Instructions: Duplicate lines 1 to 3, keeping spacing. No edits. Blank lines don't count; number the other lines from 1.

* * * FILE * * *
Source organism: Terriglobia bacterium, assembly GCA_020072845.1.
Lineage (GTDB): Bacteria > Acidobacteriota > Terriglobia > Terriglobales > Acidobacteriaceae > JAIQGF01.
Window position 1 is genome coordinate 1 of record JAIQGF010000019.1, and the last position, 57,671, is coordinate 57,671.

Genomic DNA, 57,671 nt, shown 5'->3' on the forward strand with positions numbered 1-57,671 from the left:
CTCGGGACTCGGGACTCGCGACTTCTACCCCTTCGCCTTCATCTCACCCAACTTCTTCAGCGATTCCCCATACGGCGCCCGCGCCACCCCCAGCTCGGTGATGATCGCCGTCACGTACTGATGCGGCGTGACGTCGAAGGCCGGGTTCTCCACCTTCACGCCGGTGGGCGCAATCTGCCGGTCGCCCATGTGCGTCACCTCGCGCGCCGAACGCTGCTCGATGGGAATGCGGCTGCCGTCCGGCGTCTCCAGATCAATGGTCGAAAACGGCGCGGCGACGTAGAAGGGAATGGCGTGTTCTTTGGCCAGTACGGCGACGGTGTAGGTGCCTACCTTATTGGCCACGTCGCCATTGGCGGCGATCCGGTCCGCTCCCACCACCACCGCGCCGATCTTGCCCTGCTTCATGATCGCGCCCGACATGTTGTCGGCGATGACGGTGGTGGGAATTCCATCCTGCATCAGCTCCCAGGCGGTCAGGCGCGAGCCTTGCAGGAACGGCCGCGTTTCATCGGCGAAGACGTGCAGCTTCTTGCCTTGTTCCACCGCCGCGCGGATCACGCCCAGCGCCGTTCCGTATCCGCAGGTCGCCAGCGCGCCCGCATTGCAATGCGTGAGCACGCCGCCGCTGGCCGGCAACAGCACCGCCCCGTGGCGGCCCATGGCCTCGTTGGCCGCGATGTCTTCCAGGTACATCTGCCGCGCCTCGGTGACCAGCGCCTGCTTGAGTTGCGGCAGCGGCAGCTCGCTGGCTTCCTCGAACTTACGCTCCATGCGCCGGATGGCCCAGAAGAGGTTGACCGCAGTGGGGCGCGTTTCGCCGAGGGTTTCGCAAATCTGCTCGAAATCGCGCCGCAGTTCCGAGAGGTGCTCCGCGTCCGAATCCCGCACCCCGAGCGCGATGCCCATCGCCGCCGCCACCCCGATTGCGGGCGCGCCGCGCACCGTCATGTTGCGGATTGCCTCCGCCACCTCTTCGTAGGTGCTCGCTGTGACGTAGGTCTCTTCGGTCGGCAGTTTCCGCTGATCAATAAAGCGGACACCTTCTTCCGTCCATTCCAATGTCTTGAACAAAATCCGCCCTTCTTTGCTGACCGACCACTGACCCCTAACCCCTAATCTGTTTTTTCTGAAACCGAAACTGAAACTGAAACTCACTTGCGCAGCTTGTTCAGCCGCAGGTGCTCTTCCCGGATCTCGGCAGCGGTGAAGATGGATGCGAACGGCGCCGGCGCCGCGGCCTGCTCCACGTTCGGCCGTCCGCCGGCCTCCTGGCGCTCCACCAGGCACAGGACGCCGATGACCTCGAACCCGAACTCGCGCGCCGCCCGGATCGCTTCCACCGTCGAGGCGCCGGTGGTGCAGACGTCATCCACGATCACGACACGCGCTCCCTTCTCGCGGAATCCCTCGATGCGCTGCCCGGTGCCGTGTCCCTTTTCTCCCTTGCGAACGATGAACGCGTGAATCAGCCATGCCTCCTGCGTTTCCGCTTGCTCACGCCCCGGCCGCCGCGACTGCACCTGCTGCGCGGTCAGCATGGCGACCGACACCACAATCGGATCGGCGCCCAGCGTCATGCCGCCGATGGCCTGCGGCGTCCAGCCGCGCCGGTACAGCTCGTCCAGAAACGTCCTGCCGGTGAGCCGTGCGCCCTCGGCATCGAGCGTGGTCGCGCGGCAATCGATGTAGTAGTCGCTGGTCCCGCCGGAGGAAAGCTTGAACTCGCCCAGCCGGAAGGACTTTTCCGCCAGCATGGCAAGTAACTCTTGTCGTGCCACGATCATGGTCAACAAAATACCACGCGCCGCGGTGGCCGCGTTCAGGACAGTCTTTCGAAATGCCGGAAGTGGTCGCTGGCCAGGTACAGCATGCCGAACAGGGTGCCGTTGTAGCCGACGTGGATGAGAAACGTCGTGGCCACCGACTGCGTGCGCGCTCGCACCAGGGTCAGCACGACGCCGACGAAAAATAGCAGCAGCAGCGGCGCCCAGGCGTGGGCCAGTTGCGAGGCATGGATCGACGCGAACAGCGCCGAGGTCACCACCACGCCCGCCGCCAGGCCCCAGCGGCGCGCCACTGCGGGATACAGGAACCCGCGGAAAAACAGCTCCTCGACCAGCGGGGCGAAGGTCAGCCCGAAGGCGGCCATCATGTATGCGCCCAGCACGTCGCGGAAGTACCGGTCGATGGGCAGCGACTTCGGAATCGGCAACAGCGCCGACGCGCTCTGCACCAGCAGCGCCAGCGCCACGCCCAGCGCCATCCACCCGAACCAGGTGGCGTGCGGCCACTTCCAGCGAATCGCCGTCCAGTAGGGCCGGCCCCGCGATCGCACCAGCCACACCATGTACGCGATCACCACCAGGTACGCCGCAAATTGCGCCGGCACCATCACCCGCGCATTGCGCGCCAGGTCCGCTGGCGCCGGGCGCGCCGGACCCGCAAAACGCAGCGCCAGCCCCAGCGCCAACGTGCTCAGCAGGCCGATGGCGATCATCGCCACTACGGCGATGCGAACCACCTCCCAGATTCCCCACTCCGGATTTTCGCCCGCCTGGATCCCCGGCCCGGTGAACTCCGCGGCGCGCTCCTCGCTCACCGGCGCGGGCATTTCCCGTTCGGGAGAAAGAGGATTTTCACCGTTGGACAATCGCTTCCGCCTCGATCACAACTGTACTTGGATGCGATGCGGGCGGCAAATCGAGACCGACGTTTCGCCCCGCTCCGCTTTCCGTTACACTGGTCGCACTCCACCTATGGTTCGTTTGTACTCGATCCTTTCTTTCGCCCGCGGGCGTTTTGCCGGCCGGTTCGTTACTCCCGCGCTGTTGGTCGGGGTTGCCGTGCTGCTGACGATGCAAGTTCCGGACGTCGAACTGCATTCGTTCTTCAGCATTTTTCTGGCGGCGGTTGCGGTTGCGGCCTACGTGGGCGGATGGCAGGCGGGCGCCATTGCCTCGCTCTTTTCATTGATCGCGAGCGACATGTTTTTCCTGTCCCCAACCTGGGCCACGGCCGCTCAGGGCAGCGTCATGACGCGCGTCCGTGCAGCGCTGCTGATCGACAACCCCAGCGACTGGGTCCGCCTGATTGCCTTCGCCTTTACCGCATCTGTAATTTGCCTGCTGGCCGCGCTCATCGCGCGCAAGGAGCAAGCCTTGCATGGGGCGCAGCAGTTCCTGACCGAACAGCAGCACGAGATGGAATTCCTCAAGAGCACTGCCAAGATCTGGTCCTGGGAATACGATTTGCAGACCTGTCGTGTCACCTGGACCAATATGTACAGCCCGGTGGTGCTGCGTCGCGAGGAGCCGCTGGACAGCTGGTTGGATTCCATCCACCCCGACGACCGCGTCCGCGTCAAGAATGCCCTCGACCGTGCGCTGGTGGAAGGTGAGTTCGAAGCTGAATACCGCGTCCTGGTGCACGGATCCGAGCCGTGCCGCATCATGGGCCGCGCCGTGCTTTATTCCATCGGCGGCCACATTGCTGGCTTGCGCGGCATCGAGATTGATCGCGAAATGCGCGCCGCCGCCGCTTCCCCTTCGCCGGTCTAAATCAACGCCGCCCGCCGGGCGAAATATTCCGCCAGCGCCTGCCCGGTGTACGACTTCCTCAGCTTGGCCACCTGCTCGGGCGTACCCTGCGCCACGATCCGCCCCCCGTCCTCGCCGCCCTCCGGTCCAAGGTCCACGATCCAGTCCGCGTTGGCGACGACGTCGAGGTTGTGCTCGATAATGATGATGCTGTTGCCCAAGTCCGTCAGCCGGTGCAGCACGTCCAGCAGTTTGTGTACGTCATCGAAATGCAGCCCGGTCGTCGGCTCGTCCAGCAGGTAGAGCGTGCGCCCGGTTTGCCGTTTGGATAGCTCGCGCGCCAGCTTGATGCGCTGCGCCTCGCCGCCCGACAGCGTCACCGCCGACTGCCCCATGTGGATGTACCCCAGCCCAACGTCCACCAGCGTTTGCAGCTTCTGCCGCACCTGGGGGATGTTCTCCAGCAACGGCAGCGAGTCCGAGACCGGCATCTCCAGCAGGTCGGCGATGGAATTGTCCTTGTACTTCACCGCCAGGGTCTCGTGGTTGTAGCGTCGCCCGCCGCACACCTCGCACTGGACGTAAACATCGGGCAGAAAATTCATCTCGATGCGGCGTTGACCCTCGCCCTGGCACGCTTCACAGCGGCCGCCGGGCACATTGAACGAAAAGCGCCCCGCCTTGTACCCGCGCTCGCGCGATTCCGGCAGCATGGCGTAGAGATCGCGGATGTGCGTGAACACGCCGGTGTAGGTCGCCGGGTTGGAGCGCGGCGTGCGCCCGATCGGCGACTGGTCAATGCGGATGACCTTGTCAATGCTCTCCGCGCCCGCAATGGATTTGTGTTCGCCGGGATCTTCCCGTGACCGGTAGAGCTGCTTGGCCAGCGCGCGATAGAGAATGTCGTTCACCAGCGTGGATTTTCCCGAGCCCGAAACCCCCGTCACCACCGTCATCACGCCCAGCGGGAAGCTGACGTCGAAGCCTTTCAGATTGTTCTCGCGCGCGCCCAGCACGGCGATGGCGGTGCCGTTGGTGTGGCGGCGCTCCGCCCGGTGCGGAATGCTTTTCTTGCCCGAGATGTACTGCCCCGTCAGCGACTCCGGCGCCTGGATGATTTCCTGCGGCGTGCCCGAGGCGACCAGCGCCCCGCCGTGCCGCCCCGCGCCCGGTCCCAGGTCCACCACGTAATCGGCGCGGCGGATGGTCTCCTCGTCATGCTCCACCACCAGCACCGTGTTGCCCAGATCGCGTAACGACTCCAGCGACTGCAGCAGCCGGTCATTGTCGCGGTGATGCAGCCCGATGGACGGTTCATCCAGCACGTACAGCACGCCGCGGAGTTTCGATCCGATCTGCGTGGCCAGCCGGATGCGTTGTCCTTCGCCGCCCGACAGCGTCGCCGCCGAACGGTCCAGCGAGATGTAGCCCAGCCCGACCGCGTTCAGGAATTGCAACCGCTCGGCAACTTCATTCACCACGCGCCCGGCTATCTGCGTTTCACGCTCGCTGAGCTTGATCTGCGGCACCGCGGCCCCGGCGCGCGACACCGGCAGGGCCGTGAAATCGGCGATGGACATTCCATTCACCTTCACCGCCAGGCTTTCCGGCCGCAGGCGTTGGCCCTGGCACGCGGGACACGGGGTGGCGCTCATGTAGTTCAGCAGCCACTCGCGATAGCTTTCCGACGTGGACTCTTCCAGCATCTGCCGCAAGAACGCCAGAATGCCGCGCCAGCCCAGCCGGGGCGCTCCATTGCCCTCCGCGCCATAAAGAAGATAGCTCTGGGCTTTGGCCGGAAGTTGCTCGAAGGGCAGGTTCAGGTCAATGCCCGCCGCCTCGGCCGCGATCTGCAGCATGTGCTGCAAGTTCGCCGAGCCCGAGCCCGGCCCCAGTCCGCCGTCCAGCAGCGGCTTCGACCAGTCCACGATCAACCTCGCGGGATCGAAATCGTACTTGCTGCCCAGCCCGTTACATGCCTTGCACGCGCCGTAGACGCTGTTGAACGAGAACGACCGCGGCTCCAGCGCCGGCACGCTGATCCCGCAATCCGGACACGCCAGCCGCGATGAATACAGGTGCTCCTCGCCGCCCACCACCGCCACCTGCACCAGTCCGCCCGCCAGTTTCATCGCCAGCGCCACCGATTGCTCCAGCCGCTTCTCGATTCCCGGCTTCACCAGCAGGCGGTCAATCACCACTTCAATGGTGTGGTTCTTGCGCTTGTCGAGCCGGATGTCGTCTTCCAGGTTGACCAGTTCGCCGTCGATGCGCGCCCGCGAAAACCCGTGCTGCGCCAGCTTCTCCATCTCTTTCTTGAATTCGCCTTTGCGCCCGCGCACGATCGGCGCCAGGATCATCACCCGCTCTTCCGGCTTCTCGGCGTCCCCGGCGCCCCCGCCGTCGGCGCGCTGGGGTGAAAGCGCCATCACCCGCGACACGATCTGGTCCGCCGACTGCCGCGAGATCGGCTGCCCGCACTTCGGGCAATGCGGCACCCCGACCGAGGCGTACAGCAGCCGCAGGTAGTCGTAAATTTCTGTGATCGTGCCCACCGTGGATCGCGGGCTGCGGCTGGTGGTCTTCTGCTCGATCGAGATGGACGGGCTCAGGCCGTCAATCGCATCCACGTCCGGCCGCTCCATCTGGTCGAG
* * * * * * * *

Source organism: Terriglobia bacterium, assembly GCA_020072845.1.
Lineage (GTDB): Bacteria > Acidobacteriota > Terriglobia > Terriglobales > Acidobacteriaceae > JAIQGF01.
Window position 1 is genome coordinate 1 of record JAIQGF010000019.1, and the last position, 57,671, is coordinate 57,671.